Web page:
National Cyber Security Centre
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Help on hand to shop securely online this Mother's Day

Shoppers are being urged to follow Cyber Aware advice to help avoid online scams ahead of Mothering Sunday.

  • The National Cyber Security Centre advises on how to stay safe from scams when buying Mother’s Day presents online
  • Advice comes amid growth in online shopping due to pandemic restrictions
  • Adopting the six key Cyber Aware behaviours helps provide security for online shoppers

Shoppers have been given advice on countering callous fraudsters as online orders are expected to rise for flowers and other Mother’s Day gifts this year.

Coronavirus restrictions have led to a significant shift from in-store to online shopping, with figures from the Office for National Statistics (ONS) for January showing a record high for online sales, accounting for over a third of total retail spending (32.5%).

The National Cyber Security Centre – a part of GCHQ – is asking people to follow the cross-government Cyber Aware campaign advice to help secure their devices from cyber criminals who may look to cash in on Mother’s Day this year (Sunday 14th March).

The Cyber Aware advice can be found at and sets out six key behaviours people can follow to help them stay secure online, such as setting up a strong password that is made up of three random words to protect any new online accounts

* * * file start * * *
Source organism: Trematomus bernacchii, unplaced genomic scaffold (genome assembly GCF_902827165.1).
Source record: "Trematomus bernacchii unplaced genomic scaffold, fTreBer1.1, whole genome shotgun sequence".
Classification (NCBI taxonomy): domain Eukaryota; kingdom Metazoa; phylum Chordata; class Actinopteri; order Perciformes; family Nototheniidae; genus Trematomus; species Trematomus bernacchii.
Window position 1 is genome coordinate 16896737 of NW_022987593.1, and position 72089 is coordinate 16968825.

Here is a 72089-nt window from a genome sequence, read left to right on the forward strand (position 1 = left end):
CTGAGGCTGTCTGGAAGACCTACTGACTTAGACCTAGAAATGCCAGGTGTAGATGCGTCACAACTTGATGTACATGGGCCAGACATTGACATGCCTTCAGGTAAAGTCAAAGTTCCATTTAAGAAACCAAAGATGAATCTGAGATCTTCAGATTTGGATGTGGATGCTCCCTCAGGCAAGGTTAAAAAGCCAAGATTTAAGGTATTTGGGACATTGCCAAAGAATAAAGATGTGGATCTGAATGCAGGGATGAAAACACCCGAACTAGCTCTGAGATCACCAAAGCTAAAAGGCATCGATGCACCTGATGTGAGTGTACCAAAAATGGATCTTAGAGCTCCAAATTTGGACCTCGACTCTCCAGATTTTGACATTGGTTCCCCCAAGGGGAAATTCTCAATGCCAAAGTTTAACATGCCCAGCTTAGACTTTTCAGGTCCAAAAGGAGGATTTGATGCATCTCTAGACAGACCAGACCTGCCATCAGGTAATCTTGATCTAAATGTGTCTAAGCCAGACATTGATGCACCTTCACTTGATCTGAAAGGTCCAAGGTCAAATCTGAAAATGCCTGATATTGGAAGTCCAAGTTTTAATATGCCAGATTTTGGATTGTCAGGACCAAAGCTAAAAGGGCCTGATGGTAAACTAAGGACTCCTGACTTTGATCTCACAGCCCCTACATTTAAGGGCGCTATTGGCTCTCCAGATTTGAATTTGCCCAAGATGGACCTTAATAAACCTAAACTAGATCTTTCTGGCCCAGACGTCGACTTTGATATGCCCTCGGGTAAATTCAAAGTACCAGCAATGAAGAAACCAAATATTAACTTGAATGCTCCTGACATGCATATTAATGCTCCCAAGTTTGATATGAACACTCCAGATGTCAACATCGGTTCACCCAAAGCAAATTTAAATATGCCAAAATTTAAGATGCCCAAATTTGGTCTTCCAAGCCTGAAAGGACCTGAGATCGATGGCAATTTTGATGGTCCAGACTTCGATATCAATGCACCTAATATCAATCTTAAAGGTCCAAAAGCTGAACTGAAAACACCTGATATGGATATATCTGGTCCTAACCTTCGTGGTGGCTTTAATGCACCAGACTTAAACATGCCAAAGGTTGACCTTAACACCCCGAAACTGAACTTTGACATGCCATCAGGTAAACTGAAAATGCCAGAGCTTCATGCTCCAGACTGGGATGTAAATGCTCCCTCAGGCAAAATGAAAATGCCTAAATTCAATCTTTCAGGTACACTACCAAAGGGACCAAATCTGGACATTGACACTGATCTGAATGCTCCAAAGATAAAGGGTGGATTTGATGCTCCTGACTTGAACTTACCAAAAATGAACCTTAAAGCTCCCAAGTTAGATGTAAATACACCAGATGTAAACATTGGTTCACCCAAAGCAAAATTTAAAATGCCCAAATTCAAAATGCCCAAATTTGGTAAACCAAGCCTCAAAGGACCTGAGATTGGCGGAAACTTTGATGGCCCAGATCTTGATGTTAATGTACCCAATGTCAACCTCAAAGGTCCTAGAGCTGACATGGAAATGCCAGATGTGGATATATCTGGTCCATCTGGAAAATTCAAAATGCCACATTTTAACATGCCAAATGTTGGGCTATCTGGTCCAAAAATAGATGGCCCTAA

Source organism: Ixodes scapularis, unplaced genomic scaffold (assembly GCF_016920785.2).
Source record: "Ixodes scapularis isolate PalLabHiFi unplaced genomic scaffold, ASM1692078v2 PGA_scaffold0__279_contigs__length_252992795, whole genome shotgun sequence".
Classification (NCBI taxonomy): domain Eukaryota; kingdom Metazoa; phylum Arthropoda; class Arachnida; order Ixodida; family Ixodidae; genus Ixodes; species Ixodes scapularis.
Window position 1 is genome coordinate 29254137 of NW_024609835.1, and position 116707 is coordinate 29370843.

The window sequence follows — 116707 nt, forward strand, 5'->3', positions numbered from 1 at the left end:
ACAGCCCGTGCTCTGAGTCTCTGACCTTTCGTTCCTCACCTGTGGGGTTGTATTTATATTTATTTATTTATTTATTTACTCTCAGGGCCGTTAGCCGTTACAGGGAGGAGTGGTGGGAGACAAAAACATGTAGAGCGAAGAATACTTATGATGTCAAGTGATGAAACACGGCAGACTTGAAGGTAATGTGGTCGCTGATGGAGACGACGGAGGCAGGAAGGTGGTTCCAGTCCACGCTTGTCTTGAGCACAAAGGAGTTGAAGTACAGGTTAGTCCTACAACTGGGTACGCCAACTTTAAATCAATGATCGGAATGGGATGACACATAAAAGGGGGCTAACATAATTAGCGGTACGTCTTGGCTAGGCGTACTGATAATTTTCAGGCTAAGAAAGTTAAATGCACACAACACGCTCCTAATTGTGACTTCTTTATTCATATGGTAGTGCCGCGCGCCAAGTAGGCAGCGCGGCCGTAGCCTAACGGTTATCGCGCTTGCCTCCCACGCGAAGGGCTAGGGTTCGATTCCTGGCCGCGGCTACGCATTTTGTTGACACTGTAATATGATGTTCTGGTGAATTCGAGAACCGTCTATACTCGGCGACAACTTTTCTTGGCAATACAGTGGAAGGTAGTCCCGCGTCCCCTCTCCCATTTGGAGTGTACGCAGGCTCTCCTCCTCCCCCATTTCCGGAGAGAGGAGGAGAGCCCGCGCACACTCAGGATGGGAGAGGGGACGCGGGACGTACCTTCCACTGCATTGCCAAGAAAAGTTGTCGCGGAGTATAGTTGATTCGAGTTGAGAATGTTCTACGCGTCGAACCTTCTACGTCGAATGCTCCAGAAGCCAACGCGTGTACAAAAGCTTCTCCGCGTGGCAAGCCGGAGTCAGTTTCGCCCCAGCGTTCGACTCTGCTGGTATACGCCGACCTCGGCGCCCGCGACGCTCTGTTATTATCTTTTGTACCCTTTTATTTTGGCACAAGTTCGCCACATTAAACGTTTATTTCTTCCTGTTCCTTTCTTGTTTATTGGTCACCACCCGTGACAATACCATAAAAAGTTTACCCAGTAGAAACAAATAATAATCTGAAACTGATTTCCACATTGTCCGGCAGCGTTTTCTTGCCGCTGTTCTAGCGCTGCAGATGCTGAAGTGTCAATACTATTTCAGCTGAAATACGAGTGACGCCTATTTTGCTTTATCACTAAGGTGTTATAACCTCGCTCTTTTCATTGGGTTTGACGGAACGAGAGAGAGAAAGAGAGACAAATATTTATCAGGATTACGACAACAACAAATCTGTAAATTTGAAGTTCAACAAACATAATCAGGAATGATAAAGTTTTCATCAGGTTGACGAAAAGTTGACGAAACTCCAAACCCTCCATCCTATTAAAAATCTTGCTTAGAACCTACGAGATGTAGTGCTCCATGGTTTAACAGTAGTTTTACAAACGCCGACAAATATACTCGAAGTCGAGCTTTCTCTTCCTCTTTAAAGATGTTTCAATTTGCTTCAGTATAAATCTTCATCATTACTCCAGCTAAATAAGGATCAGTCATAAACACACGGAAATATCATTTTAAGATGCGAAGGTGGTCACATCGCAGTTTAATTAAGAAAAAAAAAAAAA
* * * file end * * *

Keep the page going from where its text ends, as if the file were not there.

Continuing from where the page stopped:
NCSC Deputy Director for Economy and Society, Sarah Lyons yesterday said:

“Cyber criminals are opportunistic and always ready to exploit peak online shopping moments, and unfortunately, family occasions like Mother’s Day are no different.

“We want everyone to shop with confidence and peace of mind this Mother’s Day. The Cyber Aware website has advice on the six key behaviours that can be easily followed to protect yourself.”

The campaign sets out six key behaviours people can adopt to protect their online accounts and devices from the majority of cyber crime. These free, practical steps are:

  1. Use a strong and separate password for your email
  2. Create strong passwords using 3 random words
  3. Save your passwords in your browser
  4. Turn on two-factor authentication (2FA)
  5. Update your devices and apps
  6. Back up your data

People who receive suspicious emails with Mother’s Day gift offers can also forward them to the Suspicious Email Reporting Service, using the email address Anybody who receives a suspicious text message can report this by forwarding it to 7726.

The Cyber Aware campaign is delivered by the NCSC working alongside the Home Office, the Cabinet Office and the Department for Digital, Culture, Media and Sport (DCMS).

The campaign is supported by leading organisations such as Microsoft, Sainsbury’s, BT and EE, who are actively helping their customers adopt Cyber Aware’s key behaviours.


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